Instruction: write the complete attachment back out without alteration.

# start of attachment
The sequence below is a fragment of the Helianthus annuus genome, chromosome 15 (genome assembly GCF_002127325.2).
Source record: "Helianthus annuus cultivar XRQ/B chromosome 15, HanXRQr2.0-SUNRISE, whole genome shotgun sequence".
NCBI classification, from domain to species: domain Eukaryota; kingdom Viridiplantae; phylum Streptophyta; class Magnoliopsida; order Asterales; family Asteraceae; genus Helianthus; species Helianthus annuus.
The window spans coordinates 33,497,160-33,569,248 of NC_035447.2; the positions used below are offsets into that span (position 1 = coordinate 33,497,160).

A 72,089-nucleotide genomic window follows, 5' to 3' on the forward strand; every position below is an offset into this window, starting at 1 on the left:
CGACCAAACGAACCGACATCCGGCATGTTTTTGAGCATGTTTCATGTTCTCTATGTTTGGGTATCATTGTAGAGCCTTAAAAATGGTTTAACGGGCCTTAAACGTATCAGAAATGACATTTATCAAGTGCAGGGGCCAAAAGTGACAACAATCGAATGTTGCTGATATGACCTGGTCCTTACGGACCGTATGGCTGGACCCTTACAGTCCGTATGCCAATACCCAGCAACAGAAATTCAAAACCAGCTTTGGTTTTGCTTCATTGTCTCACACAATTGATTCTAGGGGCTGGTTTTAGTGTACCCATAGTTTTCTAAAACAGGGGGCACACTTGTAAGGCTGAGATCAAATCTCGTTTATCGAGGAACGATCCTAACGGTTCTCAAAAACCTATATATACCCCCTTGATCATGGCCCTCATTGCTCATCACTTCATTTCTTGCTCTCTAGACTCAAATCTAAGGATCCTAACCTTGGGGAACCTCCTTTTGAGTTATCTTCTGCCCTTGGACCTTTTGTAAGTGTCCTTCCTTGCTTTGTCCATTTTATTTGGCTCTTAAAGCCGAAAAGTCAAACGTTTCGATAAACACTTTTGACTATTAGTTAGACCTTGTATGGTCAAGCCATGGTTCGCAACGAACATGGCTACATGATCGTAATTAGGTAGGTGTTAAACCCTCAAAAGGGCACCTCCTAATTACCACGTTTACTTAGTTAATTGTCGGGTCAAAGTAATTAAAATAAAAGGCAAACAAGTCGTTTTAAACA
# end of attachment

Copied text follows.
The sequence below is a fragment of the Helianthus annuus genome, chromosome 15 (genome assembly GCF_002127325.2).
Source record: "Helianthus annuus cultivar XRQ/B chromosome 15, HanXRQr2.0-SUNRISE, whole genome shotgun sequence".
NCBI classification, from domain to species: domain Eukaryota; kingdom Viridiplantae; phylum Streptophyta; class Magnoliopsida; order Asterales; family Asteraceae; genus Helianthus; species Helianthus annuus.
The window spans coordinates 33,497,160-33,569,248 of NC_035447.2; the positions used below are offsets into that span (position 1 = coordinate 33,497,160).

A 72,089-nucleotide genomic window follows, 5' to 3' on the forward strand; every position below is an offset into this window, starting at 1 on the left:
CGACCAAACGAACCGACATCCGGCATGTTTTTGAGCATGTTTCATGTTCTCTATGTTTGGGTATCATTGTAGAGCCTTAAAAATGGTTTAACGGGCCTTAAACGTATCAGAAATGACATTTATCAAGTGCAGGGGCCAAAAGTGACAACAATCGAATGTTGCTGATATGACCTGGTCCTTACGGACCGTATGGCTGGACCCTTACAGTCCGTATGCCAATACCCAGCAACAGAAATTCAAAACCAGCTTTGGTTTTGCTTCATTGTCTCACACAATTGATTCTAGGGGCTGGTTTTAGTGTACCCATAGTTTTCTAAAACAGGGGGCACACTTGTAAGGCTGAGATCAAATCTCGTTTATCGAGGAACGATCCTAACGGTTCTCAAAAACCTATATATACCCCCTTGATCATGGCCCTCATTGCTCATCACTTCATTTCTTGCTCTCTAGACTCAAATCTAAGGATCCTAACCTTGGGGAACCTCCTTTTGAGTTATCTTCTGCCCTTGGACCTTTTGTAAGTGTCCTTCCTTGCTTTGTCCATTTTATTTGGCTCTTAAAGCCGAAAAGTCAAACGTTTCGATAAACACTTTTGACTATTAGTTAGACCTTGTATGGTCAAGCCATGGTTCGCAACGAACATGGCTACATGATCGTAATTAGGTAGGTGTTAAACCCTCAAAAGGGCACCTCCTAATTACCACGTTTACTTAGTTAATTGTCGGGTCAAAGTAATTAAAATAAAAGGCAAACAAGTCGTTTTAAACA